The writs mentioned in Article 226 are known as prerogative writs because they had their origin in the prerogative power of superintendence over it’s officer and subordinate courts. These writs are among the great safeguards provided by British judicial system for upholding the rights and liberties of the people
The powers which are vested under Article 32 in the Supreme Court, the same powers are also given under Article 226 to the High Courts, for protecting fundamental rights. Thus, these two articles give you the right to approach the country’s highest courts if your fundamental rights are violated. There is no rule that prescribes that the High Court must be approached before approaching the Supreme Court. Article 32 and 226 both provide for the issuance of Writs, but there are certain similarities and certain differences between both these articles:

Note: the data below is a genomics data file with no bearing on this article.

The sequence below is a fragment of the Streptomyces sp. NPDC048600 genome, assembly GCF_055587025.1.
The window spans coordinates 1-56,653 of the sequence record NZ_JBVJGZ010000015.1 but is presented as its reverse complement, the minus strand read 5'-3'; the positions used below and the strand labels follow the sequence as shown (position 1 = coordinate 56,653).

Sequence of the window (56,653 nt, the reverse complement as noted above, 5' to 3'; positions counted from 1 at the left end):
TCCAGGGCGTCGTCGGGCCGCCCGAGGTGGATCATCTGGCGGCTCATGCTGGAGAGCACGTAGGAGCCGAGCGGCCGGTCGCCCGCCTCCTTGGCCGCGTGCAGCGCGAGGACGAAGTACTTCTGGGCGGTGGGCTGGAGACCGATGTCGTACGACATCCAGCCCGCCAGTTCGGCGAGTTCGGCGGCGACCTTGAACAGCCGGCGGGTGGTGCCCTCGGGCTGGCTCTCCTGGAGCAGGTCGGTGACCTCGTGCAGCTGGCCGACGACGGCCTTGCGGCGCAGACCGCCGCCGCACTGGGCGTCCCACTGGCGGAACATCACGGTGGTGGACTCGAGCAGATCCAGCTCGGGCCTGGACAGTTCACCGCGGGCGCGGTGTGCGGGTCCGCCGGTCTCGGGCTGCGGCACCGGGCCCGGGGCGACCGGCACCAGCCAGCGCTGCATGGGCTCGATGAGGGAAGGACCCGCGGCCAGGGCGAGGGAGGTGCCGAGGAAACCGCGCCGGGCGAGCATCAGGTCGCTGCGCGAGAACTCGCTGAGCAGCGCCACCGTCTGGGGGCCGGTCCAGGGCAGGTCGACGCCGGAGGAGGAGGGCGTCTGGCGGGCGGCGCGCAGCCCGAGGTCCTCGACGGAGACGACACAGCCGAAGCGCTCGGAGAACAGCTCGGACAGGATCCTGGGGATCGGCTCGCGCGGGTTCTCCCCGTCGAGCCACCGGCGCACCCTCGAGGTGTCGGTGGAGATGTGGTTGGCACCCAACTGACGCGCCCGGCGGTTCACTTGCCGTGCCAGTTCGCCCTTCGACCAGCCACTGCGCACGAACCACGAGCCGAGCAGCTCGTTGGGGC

- Both, Article 32 and 226, can be invoked for the enforcement of fundamental rights;
- Both, the Supreme court and High courts have the power to issue writs under Article 32 and Article 226 respectively.
- The Supreme Court can only issue writs for the enforcement of the fundamental rights, whereas High Courts can issue writs for enforcement of fundamental rights and other matters. Thus, the powers of the High Courts are vide.
- The Supreme Court issues a writ against any person or authority within the Indian territory, but the High Court issues writs only under its territorial jurisdiction.
- Article 32 is a fundamental right in itself whereas Article 226 is not a fundamental right.